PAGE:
Grant Stone was named the Citizen/Volunteer of the Year last month, at the Chamber of Commerce Business and Community Excellence Awards.
Although he is not exactly sure why, he thinks it may have had something to do with his cowboy poetry.
“I enjoy going around town and sharing poetry and children’s stories,” explained Stone. “I’ve been fortunate enough to have a little bit of a knack, to get up and tell these stories and I’m very grateful and thankful to have that little attribute.”
Even though people get most of their entertainment from their screens these days, Stone believes that we “absolutely need that face to face contact.”
Story telling started for him about 20 years ago, when he was driving a tour bus, taking people from the Okanagan down to Reno, Nevada.
During the overnight stay he would get to know his passengers during the wine and cheese get together.
There he would occasionally tell a story or an anecdote.
Once he started driving the HandyDart bus he volunteered to tell stories to the seniors living at the Dr. Andrew Pavilion.
“My first story for them was the Cremation of Sam Magee,” said Stone.
Over the years he started to build a collection of stories and cowboy poetry as well as children’s stories.
“I do some Dr. Seuss for the children at the Giant’s Head School,” explained Stone. “I go in without fail to do the Grinch That Stole Christmas. I get my face all green and black and scary looking and I recite the story…the kids’ eyes are like saucers. They just love it and I love it too!”
Stone chuckled as he related the fact that he doesn’t think many 62-year-olds have Dr. Seuss as their bedside reading as he does.
“Dr. Seuss was a genius,” he said. “All of his stories have a bit of a message that is subtle but so apparent when you really study it…when you read it, learn it, absorb it and become it, it is very meaningful.”
Stone also shares his stories at the Summerland Seniors Village, Angus Place and the Seniors Drop-In Centre.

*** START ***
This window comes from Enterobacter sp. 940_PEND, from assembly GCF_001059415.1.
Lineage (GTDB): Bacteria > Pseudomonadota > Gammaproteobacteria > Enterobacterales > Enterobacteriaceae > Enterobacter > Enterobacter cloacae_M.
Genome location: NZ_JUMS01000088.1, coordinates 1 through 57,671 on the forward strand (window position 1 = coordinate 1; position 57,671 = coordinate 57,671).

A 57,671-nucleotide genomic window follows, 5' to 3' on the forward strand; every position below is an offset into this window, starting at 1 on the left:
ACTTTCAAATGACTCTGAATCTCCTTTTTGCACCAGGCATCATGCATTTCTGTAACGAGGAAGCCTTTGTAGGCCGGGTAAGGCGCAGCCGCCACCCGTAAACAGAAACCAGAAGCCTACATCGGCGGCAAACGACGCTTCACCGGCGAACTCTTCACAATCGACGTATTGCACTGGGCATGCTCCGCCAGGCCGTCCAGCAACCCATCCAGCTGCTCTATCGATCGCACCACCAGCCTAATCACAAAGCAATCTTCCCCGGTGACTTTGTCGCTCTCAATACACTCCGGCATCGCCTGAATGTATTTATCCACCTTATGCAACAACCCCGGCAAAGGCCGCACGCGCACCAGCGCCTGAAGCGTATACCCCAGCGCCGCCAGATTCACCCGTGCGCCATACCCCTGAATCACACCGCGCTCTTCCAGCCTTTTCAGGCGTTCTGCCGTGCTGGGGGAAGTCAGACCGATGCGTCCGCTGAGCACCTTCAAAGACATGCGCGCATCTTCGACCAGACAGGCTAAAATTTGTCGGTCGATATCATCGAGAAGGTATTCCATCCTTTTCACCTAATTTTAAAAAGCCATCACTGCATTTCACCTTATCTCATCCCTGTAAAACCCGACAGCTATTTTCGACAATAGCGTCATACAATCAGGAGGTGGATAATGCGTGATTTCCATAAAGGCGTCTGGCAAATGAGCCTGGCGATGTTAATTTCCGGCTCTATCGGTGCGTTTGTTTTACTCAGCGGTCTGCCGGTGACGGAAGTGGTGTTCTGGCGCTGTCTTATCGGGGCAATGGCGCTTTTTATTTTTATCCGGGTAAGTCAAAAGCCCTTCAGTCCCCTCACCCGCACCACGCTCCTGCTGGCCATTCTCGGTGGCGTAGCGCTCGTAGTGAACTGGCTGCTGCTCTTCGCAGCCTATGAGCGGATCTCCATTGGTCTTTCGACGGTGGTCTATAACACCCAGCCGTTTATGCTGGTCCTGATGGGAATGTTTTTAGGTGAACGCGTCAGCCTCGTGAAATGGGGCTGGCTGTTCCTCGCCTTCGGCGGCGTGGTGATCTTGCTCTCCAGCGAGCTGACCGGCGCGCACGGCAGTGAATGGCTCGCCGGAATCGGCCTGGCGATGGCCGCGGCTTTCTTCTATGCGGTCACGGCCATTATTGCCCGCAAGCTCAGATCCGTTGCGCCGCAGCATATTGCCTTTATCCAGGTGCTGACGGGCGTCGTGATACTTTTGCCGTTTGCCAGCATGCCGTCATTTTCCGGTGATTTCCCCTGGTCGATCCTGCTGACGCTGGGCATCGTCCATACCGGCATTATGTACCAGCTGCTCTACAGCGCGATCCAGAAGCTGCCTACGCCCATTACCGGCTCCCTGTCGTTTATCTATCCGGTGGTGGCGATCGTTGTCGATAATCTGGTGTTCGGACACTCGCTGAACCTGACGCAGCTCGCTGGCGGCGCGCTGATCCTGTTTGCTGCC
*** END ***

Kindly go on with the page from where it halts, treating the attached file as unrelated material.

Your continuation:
He describes himself as a “bit of a hambone” and enjoys telling humorous stories such as My own Grandpa and A Cowboy Buys a Bra, but he tells more sombre stories as well, such as A Wagon Train Ghost Story.
“I’ve told that story 20 times and I still get goosebumps telling it. When it really connects I’ve had people crying,” said Stone.
“It’s a very powerful story and it really connects me to my pioneer grandparents who came over from Sweden into the bare lands of Saskatchewan with nothing and they built their home and homestead. I think I do that story to pay tribute to my family.”
Stone was raised on the farm about 100 kilometres south of Saskatoon and was one of five children.
He left home at the age of 18 and went to Regina where he drove bus for Greyhound.
He transferred to Penticton in 1981, but he and his wife chose to settle and raise their family in Summerland.
Stone has been driving the HandyDart Bus since 2001 and also now drives the Summerland Community Bus. He explained that driving had always stayed in his blood but that at his age this will be his last job.
The one thing on Stone’s bucket list that he looks forward to doing in the future is to hike the TransCanada Trail from here to Hope.
Stone enjoys attending a cowboy poetry gathering held each year in a “jewel of a place called Cypress Hills” in southern Saskatchewan, where he doesn’t have to explain to anyone what cowboy poetry is.
He has been the only person from B.C. attending as most of the cowboy poets are prairie boys, he explained.
Stone also plans on continuing to tell stories and to recite poetry locally.
Stone felt that being named Citizen/Volunteer of the year was a real honour.
“I was lucky enough to be chosen and it was humbling and very flattering,” he said. “It happened a month ago and I still blush when I bump into people and they congratulate me.”